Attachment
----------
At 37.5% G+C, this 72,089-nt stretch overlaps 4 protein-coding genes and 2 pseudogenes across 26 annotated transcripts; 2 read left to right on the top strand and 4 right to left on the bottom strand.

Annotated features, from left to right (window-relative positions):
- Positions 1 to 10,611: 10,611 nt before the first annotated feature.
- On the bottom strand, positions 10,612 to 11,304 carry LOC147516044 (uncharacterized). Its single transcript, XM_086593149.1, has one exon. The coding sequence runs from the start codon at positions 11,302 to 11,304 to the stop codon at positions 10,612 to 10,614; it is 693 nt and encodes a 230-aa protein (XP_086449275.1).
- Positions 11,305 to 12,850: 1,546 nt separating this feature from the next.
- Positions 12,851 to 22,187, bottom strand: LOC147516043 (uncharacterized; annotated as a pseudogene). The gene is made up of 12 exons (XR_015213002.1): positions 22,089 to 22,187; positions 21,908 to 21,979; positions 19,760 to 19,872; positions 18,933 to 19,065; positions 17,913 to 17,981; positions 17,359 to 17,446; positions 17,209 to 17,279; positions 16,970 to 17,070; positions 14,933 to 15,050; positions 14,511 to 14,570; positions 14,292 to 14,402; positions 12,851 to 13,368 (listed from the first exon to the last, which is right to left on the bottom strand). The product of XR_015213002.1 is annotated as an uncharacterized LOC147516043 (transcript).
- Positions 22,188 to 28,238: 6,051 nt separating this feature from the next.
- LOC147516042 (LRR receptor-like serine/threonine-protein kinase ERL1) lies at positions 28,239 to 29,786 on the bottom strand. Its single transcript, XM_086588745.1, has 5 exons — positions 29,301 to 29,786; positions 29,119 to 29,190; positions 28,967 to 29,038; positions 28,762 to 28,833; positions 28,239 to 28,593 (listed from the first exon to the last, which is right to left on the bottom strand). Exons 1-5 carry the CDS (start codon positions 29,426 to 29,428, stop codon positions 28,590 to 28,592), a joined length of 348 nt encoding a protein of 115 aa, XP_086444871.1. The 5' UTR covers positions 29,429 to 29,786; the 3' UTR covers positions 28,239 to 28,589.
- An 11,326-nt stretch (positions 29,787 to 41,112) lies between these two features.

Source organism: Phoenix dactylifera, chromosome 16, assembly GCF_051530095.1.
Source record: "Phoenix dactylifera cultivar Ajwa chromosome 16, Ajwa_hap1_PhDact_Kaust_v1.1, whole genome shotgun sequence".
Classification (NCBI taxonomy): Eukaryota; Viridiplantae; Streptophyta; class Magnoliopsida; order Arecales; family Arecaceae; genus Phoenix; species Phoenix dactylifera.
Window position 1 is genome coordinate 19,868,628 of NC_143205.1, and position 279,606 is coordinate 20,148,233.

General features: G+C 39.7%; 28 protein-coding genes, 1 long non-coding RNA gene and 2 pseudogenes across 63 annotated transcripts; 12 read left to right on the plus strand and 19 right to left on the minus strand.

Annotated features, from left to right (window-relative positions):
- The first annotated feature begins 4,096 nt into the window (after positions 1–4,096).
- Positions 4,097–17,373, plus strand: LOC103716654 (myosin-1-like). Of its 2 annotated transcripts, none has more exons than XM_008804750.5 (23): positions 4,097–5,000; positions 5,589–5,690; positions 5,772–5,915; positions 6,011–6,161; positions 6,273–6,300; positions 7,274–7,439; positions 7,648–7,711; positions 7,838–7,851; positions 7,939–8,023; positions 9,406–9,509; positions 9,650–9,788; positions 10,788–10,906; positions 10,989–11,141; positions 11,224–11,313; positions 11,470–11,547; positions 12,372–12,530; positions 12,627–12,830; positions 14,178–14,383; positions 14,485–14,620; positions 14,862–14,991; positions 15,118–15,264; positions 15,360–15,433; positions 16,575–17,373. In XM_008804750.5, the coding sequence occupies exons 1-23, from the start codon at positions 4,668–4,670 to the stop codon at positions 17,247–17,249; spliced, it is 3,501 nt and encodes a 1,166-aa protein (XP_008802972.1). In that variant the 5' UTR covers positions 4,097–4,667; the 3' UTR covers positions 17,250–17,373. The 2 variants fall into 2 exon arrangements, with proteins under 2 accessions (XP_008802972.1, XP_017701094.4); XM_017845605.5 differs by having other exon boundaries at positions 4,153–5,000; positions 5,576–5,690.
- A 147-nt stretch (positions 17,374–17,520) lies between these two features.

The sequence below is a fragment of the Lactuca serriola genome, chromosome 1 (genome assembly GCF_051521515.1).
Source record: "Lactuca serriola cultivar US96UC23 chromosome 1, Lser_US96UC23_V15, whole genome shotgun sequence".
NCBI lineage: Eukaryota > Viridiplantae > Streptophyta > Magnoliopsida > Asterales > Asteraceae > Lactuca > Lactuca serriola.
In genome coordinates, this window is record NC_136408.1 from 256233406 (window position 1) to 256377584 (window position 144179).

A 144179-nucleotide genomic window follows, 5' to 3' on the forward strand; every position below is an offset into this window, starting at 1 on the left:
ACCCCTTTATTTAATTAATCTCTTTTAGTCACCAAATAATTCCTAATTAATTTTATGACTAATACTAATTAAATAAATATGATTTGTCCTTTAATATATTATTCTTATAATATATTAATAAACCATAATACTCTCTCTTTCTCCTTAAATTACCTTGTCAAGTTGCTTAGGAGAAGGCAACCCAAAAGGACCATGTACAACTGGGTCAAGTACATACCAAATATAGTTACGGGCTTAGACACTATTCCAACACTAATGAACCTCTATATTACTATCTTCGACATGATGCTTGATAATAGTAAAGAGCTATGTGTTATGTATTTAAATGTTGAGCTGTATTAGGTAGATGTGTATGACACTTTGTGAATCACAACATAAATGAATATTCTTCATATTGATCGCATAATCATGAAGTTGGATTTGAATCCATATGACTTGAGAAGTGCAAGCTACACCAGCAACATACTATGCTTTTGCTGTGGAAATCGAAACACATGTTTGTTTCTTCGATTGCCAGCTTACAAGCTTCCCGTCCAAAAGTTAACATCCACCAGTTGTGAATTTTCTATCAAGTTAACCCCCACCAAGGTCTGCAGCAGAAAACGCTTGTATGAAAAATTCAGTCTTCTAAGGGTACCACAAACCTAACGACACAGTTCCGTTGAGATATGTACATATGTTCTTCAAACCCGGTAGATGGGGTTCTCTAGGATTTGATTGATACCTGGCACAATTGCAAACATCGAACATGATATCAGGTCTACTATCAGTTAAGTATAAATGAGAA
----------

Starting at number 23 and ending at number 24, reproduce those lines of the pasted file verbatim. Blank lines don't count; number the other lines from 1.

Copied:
A 144179-nucleotide genomic window follows, 5' to 3' on the forward strand; every position below is an offset into this window, starting at 1 on the left:
ACCCCTTTATTTAATTAATCTCTTTTAGTCACCAAATAATTCCTAATTAATTTTATGACTAATACTAATTAAATAAATATGATTTGTCCTTTAATATATTATTCTTATAATATATTAATAAACCATAATACTCTCTCTTTCTCCTTAAATTACCTTGTCAAGTTGCTTAGGAGAAGGCAACCCAAAAGGACCATGTACAACTGGGTCAAGTACATACCAAATATAGTTACGGGCTTAGACACTATTCCAACACTAATGAACCTCTATATTACTATCTTCGACATGATGCTTGATAATAGTAAAGAGCTATGTGTTATGTATTTAAATGTTGAGCTGTATTAGGTAGATGTGTATGACACTTTGTGAATCACAACATAAATGAATATTCTTCATATTGATCGCATAATCATGAAGTTGGATTTGAATCCATATGACTTGAGAAGTGCAAGCTACACCAGCAACATACTATGCTTTTGCTGTGGAAATCGAAACACATGTTTGTTTCTTCGATTGCCAGCTTACAAGCTTCCCGTCCAAAAGTTAACATCCACCAGTTGTGAATTTTCTATCAAGTTAACCCCCACCAAGGTCTGCAGCAGAAAACGCTTGTATGAAAAATTCAGTCTTCTAAGGGTACCACAAACCTAACGACACAGTTCCGTTGAGATATGTACATATGTTCTTCAAACCCGGTAGATGGGGTTCTCTAGGATTTGATTGATACCTGGCACAATTGCAAACATCGAACATGATATCAGGTCTACTATCAGTTAAGTATAAATGAGAA